How can I change my court orders?

To change an existing court order, you will need to show that there has been a significant change of circumstances that makes a change of the orders necessary. The court will only entertain fresh proceedings relating to your children in certain circumstances. It is not the case that you can just reopen your case because you have simply changed your mind.

As a general rule of thumb, the courts acknowledge that it is ordinarily not in the children’s best interests to expose them to further court proceedings.

Before the court will hear your further court application you will need to satisfy the court that there has been some changed circumstances which will justify such a serious step.

What may amount to a change in circumstances will depend on the facts of each case. Some examples of proven significant changes in circumstance may be:

  • Time elapsed since the date of final orders;
  • A party seeking to relocate;
  • Change to the health of a child or parent;
  • Changes in the children’s wishes.

What do I have to do before I go back to court?

Even before you commence further court proceedings you must try to sort things through with the other parent first by way of a mediation. If you have been to a family dispute resolution service within the previous 12 months, you need not do so again unless you feel it may assist you to resolve the matter.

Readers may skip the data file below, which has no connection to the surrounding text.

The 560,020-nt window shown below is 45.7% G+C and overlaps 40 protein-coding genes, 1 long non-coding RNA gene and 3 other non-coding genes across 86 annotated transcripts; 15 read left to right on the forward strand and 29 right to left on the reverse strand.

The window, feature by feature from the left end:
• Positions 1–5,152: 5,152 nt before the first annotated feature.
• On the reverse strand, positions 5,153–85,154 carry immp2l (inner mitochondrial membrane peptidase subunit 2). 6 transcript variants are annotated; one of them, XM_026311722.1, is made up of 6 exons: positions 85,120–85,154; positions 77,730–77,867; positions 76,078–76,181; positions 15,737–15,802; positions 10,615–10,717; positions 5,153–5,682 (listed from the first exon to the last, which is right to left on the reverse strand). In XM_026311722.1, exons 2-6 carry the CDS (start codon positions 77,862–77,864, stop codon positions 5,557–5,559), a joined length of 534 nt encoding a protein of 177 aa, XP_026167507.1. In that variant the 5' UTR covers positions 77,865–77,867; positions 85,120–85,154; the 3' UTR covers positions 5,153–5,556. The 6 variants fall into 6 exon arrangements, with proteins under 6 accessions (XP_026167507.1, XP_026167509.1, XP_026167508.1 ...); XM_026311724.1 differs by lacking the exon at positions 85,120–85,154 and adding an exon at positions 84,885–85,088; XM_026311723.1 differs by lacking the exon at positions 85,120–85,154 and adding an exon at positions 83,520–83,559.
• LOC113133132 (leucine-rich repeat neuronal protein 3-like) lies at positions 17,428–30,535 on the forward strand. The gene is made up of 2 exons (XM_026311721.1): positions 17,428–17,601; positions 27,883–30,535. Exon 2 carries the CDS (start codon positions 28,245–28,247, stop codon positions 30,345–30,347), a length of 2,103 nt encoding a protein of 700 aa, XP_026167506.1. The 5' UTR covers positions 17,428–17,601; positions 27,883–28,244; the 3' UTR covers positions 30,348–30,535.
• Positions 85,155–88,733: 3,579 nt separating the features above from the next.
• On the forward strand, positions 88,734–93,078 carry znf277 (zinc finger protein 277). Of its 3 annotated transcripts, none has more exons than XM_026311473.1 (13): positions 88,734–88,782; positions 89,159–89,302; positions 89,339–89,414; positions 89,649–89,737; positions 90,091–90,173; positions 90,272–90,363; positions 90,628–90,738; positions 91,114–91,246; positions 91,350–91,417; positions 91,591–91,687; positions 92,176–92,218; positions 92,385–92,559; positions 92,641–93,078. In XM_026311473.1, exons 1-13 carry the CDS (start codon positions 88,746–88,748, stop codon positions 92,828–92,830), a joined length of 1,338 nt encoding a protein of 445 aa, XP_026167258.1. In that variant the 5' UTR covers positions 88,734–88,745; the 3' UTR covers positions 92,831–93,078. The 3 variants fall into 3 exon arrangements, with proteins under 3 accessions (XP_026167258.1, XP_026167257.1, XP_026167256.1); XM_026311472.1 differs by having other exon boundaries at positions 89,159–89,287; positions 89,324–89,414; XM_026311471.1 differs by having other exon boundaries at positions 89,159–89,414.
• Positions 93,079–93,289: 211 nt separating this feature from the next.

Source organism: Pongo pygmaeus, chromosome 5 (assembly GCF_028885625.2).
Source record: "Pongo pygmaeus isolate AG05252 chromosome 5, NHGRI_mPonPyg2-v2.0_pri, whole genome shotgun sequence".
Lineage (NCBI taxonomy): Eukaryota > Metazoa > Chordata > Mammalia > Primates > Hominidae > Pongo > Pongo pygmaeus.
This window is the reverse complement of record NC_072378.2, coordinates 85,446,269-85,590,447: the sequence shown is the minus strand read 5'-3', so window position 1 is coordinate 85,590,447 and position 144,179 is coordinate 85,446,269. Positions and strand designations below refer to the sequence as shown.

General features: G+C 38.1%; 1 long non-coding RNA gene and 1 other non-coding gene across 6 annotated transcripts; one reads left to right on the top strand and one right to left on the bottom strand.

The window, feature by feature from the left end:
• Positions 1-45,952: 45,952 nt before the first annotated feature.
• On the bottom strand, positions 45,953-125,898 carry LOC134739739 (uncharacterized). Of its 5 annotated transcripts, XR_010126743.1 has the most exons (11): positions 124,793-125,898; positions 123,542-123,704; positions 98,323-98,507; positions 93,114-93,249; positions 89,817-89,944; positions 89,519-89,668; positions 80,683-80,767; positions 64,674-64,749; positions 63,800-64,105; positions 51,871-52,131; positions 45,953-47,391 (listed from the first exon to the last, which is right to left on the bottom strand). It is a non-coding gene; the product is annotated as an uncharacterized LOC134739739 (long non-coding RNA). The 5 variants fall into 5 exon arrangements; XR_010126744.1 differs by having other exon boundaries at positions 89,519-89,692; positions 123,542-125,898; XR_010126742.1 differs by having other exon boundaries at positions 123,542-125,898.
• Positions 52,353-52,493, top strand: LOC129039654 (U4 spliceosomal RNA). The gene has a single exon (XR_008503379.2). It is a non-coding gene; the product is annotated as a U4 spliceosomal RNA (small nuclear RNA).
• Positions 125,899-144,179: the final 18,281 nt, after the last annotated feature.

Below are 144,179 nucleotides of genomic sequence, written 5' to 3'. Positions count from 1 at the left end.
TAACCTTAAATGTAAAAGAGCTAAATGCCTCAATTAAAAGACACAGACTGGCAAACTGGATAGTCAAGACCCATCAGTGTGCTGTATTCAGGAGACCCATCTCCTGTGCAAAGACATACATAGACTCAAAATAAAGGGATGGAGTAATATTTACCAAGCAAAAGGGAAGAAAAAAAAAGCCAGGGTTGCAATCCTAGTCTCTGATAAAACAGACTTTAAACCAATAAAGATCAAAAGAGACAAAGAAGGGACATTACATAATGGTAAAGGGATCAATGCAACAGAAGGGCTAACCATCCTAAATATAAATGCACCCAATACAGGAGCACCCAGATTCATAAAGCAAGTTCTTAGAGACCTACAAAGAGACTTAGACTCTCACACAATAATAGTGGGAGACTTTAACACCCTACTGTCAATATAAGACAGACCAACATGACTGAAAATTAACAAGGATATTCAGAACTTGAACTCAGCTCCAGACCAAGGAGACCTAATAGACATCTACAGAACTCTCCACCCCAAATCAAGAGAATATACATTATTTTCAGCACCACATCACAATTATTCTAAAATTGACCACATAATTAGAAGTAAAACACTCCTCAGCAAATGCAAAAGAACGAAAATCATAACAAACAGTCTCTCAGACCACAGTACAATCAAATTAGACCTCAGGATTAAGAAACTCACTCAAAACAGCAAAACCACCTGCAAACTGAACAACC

If you have not attended mediation using a family dispute resolution service then you must do so and file a certificate confirming your attendance, called a Section 60i Certificate, when filing your court Application. 

What if I have been served with the further Court Application by the other parent?

If the other parent has commenced further court proceedings and you have been approached by the other parent to change the current orders you should consider if the change proposed is in the best interests of the child/ren. If you agree to the changes:

  1. You can sign draft consent orders which the Family Court (not the Federal Circuit Court) can make into orders, without the need for you both to appear in court. Burbank & Brown can assist you by drafting and filing all court documents on your behalf.
  2. Alternatively you may enter into a parenting plan. For more information contact Burbank & Brown today or visit the Attorney-General’s parenting plan guide fact sheet.

If the other parent has gone on to commence further court proceedings and you don’t agree with the orders sought by the other parent in the court application then you will need to respond to the parents court application. Burbank & Brown are experienced family law lawyers that can guide you through the court process.